Investigation:
 
• A 31-year-old man characterized as mentally ill was charged Tuesday with interfering with a flight crew for breaking into the cockpit of a Chicago-bound American Airlines jet Monday, causing the plane to pitch and triggering a distress call that sent military jets speeding to the scene.

• Expanding their anti-terrorist inquiry, German authorities searched an apartment in connection with the Sept. 11 attacks on the United States, prosecutors said.

• French authorities have charged four alleged Islamic militants with "conspiring to carry out a terrorist act" and owning illegal weapons, a judicial source said Tuesday.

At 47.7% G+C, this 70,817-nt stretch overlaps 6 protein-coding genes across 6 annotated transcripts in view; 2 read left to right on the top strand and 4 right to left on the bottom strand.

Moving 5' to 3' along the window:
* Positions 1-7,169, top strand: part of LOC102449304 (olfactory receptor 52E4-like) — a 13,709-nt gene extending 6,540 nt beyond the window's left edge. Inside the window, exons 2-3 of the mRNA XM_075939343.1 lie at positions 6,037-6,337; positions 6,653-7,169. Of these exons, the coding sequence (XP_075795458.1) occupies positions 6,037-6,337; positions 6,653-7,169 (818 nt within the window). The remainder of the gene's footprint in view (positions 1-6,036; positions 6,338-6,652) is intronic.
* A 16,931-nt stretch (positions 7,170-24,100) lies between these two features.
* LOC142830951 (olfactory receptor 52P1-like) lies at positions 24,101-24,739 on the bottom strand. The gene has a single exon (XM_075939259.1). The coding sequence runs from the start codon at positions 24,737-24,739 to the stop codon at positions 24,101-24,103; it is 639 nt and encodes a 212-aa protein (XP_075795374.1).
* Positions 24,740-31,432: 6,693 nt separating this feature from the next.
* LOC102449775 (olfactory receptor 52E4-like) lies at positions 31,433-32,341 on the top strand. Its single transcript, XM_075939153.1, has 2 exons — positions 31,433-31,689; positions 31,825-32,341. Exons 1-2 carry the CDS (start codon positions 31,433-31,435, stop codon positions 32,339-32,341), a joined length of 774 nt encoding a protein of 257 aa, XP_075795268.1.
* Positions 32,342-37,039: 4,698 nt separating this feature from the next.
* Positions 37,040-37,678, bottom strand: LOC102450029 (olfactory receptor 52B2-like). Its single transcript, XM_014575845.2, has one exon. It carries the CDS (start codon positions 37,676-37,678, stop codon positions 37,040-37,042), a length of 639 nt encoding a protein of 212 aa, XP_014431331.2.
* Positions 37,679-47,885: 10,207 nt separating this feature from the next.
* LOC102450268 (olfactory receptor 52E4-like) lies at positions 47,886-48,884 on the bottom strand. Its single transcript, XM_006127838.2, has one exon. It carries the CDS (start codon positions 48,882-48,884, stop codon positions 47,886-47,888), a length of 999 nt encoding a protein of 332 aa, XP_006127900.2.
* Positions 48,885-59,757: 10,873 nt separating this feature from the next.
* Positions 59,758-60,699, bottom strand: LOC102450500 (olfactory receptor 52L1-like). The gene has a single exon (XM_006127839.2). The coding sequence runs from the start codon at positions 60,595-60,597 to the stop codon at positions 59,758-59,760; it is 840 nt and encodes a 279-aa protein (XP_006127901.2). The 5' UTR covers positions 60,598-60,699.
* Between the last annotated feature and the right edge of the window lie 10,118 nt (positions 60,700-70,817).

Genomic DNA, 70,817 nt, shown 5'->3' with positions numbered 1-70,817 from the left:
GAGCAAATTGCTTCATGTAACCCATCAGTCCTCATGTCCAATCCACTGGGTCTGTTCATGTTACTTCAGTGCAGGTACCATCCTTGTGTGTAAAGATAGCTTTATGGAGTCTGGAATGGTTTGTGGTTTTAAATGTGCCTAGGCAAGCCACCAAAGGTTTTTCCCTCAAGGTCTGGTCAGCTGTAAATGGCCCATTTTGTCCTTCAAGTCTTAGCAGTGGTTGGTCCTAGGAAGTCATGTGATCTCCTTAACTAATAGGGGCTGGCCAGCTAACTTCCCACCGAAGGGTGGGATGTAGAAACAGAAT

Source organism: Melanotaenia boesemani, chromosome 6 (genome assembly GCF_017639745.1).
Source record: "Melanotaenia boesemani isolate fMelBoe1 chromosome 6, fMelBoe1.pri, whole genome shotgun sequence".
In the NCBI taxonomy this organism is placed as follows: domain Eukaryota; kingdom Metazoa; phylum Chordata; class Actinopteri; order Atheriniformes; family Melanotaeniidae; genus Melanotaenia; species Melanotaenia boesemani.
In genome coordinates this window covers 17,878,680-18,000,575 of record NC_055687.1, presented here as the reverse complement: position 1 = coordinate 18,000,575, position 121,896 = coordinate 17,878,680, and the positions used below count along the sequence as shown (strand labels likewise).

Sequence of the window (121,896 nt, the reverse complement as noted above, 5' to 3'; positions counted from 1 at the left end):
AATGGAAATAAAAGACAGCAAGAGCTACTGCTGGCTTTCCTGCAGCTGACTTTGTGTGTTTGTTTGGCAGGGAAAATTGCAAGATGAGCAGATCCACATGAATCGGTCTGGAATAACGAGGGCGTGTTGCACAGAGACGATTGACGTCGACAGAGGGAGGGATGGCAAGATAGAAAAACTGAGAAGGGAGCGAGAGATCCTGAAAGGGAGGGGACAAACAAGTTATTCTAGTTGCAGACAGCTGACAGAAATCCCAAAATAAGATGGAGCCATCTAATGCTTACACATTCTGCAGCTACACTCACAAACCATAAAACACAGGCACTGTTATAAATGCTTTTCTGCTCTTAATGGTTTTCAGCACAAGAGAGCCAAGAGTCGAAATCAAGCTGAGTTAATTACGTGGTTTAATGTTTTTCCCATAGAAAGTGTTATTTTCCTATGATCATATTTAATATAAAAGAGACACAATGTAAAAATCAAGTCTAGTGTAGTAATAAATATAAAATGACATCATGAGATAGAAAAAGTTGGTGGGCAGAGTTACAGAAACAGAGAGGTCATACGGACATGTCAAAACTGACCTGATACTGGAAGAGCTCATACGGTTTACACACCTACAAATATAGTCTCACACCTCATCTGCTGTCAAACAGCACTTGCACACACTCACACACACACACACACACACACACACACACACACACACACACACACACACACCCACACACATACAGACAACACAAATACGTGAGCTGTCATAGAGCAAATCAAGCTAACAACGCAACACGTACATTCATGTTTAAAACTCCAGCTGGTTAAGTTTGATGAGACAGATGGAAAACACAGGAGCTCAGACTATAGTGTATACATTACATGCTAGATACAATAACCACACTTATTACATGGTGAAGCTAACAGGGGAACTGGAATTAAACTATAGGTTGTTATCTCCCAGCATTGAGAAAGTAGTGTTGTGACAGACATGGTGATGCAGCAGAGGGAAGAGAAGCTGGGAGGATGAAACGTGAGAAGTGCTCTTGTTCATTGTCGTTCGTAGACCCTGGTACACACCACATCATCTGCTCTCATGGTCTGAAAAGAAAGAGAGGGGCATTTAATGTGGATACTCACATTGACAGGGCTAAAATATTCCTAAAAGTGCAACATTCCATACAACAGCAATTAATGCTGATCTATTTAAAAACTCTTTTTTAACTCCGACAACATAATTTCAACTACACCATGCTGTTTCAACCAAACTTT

• Irish police have arrested four people in the investigation of the terror attacks on the U.S. A police spokeswoman said the arrests were made during police raids on five locations in Dublin.

• Attorney General John Ashcroft said more than 600 people have been jailed and more than 200 are still being sought in the probe into the terrorism attacks.

• National Guard troops are taking positions at bridges, tunnels and train stations across New York City. Gov. George Pataki said the move wasn't prompted by any specific threats. A poll released Tuesday by the Marist Institute for Public Opinion finds 73 percent of New Yorkers are worried about another terrorist attack. 

• Federal officials suspect foul play rather than an environmental source is at the root of two Florida anthrax cases that have left one man dead and hundreds of co-workers getting tested for the disease.

Markets/Economy:

• Stock prices dipped lower in response to a Supreme Court ruling against Microsoft and profit-taking from Wall Street's recent rally.